Tuckerman and Huntington Ravines have Low avalanche danger. Natural and human triggered avalanches are unlikely except in isolated terrain features.
Though the summit reported 2.7” of new snow yesterday and overnight, there is little evidence of it on this side of the mountain. Sustained winds at 70-80 mph (115-130 kph) yesterday kept the dry snow moving around the mountain and down in Pinkham Notch as well. I drove through a pretty intense snow devil yesterday morning which for me is a clear indicator that the wind velocity, though not really high by Mount Washington standards, was high enough and also reached down far enough in the atmosphere to move snow even at below-treeline elevations. The Tuckerman Ravine Trail seems to have even less snow than the ¾” (2cm) veneer present yesterday making hiking just as challenging. “Sitz” marks pepper the trail where brave souls attempted to hike without microspikes or crampons.
Our avalanche danger is on the Low end of Low throughout the forecast areas except for in the very few places where snow managed to accumulate. The most notable of these locations is the Lip and below the main waterfall in the Center Headwall area where undulating pillows of snow are scattered around between thin spots of hard refrozen crust. The fresh pillows are still shallow and wind affected enough that it remains in the Low hazard category but I would exercise solid routefinding skills while traveling through these areas, in part primarily due to the potential for hidden ice, but also to avoid areas with potentially unstable snow. Good sized areas of water ice are spread around the lower reaches of the Lip and Center Bowl, and in both ravines for that matter, and are partially obscured by new snow, making careful assessment of your intended route and effective protection strategies a must for any climber. It really looks like November or early December in an average year and longer gullies will take extra time due to the lack of easy booting and the need to negotiate sections of rock and ice where snow normally exists.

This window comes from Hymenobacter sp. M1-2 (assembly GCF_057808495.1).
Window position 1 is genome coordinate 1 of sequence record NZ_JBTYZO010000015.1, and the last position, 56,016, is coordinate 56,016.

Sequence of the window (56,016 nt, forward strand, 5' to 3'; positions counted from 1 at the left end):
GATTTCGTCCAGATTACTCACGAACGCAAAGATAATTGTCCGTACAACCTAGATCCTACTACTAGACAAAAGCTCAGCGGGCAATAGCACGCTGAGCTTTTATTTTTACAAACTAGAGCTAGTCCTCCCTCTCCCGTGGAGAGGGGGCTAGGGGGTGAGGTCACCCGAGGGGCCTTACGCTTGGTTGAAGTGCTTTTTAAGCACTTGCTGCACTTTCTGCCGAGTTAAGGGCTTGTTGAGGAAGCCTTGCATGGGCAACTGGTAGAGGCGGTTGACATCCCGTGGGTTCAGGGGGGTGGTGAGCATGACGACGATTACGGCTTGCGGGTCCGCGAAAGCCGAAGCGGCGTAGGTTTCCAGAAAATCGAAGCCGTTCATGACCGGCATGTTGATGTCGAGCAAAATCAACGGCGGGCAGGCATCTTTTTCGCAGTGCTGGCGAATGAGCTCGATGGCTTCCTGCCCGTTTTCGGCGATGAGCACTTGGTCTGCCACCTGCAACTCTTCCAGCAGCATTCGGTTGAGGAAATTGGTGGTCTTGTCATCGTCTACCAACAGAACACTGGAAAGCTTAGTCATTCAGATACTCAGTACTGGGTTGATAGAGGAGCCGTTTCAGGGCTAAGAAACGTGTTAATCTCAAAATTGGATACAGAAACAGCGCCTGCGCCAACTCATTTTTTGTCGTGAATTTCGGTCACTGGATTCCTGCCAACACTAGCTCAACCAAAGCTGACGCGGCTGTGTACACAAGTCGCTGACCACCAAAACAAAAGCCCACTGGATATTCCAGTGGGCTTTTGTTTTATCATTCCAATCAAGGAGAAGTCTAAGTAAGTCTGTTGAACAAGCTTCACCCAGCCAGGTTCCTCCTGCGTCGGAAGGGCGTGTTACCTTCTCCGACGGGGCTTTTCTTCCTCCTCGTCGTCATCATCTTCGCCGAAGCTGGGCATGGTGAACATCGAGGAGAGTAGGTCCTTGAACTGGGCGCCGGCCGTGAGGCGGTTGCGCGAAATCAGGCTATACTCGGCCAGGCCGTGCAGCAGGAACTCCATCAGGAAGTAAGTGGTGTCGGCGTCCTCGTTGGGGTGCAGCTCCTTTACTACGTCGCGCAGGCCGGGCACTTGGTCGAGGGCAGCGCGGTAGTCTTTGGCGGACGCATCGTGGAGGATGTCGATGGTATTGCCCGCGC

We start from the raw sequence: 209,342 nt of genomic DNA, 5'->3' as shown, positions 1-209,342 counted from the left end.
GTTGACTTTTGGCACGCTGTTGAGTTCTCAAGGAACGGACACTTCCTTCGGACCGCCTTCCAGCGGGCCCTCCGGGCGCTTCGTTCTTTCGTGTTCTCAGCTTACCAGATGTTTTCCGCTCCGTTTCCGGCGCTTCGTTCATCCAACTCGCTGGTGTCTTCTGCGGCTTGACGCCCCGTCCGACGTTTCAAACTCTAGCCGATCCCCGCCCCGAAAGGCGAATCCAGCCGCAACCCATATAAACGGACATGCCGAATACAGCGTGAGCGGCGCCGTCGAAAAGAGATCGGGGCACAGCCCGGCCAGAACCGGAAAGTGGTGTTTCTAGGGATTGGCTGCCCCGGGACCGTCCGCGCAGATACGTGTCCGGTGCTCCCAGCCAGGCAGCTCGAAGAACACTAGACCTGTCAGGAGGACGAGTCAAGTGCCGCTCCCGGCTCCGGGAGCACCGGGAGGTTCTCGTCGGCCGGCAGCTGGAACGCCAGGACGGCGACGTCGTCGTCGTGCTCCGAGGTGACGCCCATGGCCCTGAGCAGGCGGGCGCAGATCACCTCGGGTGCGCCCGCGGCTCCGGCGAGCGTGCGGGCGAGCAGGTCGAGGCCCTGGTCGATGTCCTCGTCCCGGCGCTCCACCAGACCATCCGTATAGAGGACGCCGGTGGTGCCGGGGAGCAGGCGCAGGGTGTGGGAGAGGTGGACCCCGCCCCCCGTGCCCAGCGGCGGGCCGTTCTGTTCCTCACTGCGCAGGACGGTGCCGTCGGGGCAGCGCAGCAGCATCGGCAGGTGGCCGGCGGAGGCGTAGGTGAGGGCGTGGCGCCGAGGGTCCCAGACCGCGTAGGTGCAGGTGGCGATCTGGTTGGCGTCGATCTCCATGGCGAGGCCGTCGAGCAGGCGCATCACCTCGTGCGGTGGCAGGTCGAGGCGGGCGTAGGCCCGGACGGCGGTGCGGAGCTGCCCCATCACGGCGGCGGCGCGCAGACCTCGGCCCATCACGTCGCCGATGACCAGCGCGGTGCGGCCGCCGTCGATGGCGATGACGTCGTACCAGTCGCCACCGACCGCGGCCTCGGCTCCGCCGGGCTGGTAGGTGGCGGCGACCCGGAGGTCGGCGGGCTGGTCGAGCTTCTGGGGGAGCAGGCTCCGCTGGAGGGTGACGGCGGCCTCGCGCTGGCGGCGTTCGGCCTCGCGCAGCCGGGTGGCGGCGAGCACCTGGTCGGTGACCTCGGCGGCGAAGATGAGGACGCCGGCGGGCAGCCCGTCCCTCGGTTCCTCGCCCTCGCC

As for skiing, you will be sorely disappointed in current snow conditions right now. “Dust on crust” is the reward for those making the journey. The Sherburne is littered with ice chunks, emerging brush as well as debris blown from the trees through the season so far. In short, the storm track really needs to change. NOAA 6-10 day outlook indicates the possibility of some changes on the horizon. For now, I’m keeping my boards in the closet until we get some significant amounts of snow.
Safe travel in avalanche terrain requires training and experience. This advisory is just one tool to help you make your own decisions in avalanche terrain. You control your own risk by choosing where, when, and how you travel.
Anticipate a changing avalanche danger when actual weather differs from the higher summits forecast.
For more information contact the Forest Service Snow Rangers, the AMC at the Pinkham Notch Visitor Center, or the caretakers at Hermit Lake Shelters or the Harvard Cabin. Posted 8:45 2-05-2013This advisory expires at midnight. A new advisory will be issued tomorrow.
Frank Carus, Snow Ranger
USDA Forest Service
White Mountain National Forest
(603) 466-2713 TTY (603) 466-2856